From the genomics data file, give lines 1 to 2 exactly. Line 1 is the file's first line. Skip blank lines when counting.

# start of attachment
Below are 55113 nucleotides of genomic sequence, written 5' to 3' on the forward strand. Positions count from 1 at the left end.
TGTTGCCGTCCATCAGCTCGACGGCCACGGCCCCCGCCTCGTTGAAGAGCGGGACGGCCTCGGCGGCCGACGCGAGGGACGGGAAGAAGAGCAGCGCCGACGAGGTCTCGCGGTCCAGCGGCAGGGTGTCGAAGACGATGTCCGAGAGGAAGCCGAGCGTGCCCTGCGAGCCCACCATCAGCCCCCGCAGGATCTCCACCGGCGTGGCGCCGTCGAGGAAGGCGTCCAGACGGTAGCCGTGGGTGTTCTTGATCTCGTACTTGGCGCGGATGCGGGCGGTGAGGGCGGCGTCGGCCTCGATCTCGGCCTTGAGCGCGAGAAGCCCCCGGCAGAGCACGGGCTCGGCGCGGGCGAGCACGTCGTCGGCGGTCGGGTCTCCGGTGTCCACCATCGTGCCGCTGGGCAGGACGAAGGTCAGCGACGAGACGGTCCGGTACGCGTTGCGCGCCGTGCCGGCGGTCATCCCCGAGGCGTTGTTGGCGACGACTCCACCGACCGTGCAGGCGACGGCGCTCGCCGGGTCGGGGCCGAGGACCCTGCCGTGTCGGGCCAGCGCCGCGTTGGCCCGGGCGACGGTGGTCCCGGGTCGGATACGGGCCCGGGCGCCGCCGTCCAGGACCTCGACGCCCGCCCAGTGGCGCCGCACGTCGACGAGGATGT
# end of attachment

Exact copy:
Below are 55113 nucleotides of genomic sequence, written 5' to 3' on the forward strand. Positions count from 1 at the left end.
TGTTGCCGTCCATCAGCTCGACGGCCACGGCCCCCGCCTCGTTGAAGAGCGGGACGGCCTCGGCGGCCGACGCGAGGGACGGGAAGAAGAGCAGCGCCGACGAGGTCTCGCGGTCCAGCGGCAGGGTGTCGAAGACGATGTCCGAGAGGAAGCCGAGCGTGCCCTGCGAGCCCACCATCAGCCCCCGCAGGATCTCCACCGGCGTGGCGCCGTCGAGGAAGGCGTCCAGACGGTAGCCGTGGGTGTTCTTGATCTCGTACTTGGCGCGGATGCGGGCGGTGAGGGCGGCGTCGGCCTCGATCTCGGCCTTGAGCGCGAGAAGCCCCCGGCAGAGCACGGGCTCGGCGCGGGCGAGCACGTCGTCGGCGGTCGGGTCTCCGGTGTCCACCATCGTGCCGCTGGGCAGGACGAAGGTCAGCGACGAGACGGTCCGGTACGCGTTGCGCGCCGTGCCGGCGGTCATCCCCGAGGCGTTGTTGGCGACGACTCCACCGACCGTGCAGGCGACGGCGCTCGCCGGGTCGGGGCCGAGGACCCTGCCGTGTCGGGCCAGCGCCGCGTTGGCCCGGGCGACGGTGGTCCCGGGTCGGATACGGGCCCGGGCGCCGCCGTCCAGGACCTCGACGCCCGCCCAGTGGCGCCGCACGTCGACGAGGATGT